It's good to talk......
Last week I met with some Chinese students living inEdinburgh, as part of a round-table discussion about China and its portrayal inthe Scottish media and in society generally.
The three students who took part were amongst those who hadrecently organised a pro-China march in the city in response to concerns overwhat they felt was an anti-China bias in the media and generally hostilemessages coming from a range of campaign groups (including, presumably,Amnesty).
The most contentious issue under discussion was that ofTibet, with several pro-Tibet campaigners also attending. There not being anAmnesty position as to whether Tibet should be part of China, independent orsomewhere in between, I didn’t have too much to add to that point.
What I did want to talk about was how our Human Rights for China campaignis coming across. This campaign is focused on certain policies of the Chineseregime (rather than “China” or the Chinese people) but sometimes its hard toget the subtleties of a campaign across. How are we doing?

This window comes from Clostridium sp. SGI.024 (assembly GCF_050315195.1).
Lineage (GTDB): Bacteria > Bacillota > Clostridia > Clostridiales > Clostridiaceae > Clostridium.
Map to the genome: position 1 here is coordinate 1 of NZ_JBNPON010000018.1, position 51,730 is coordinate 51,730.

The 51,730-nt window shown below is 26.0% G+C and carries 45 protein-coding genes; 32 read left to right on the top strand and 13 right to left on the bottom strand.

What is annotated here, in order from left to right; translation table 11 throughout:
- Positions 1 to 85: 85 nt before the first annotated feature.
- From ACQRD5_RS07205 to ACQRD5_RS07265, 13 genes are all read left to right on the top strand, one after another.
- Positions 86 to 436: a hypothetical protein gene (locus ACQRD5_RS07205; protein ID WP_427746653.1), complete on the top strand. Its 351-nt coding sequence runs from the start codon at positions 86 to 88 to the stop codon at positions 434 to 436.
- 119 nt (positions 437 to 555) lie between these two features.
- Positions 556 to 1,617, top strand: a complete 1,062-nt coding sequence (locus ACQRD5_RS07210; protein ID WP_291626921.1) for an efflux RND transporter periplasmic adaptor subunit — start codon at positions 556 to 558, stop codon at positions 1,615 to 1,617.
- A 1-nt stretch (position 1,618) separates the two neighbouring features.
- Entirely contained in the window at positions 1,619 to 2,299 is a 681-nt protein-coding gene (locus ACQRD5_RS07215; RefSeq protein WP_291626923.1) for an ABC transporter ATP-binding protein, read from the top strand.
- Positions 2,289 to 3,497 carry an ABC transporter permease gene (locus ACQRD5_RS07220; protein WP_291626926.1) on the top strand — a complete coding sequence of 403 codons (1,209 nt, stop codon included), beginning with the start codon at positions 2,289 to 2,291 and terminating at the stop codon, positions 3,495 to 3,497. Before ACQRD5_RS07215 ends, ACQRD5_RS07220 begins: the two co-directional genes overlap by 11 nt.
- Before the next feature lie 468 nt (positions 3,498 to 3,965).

The discussion was useful and positive – so all credit tothe good folk at St John’s Church who organised it and set such a positive,understanding tone.
What interested me most was the extent of the common groundshared by those around the table. Nobody was of the opinion that freedom ofexpression should be denied. Nobody supported locking up human rightscampaigners. Nobody was hostile to the Chinese people or nation.
I was left with two particular feelings:
- its good to talk. The opportunity to sit down around atable proved so much more useful than organising opposing mutually exclusive demonstrations, eachbarking our own particular message with no thought to the other perspective.
- I’m convinced our campaign is a good one which, if we areclear on our messaging, is wholeheartedly behind the Chinese people and usingthe freedom of expression which we enjoy to demand the very same for them.
If you would like to join us in this effort then come to thefoot of the Mound in Edinburgh for 1pm on June 4th – the 19thanniversary of the crackdown on Chinese protestors in Tiananmen Square. Details here.
Our blogs are written by Amnesty International staff, volunteers and other interested individuals, to encourage debate around human rights issues. They do not necessarily represent the views of Amnesty International.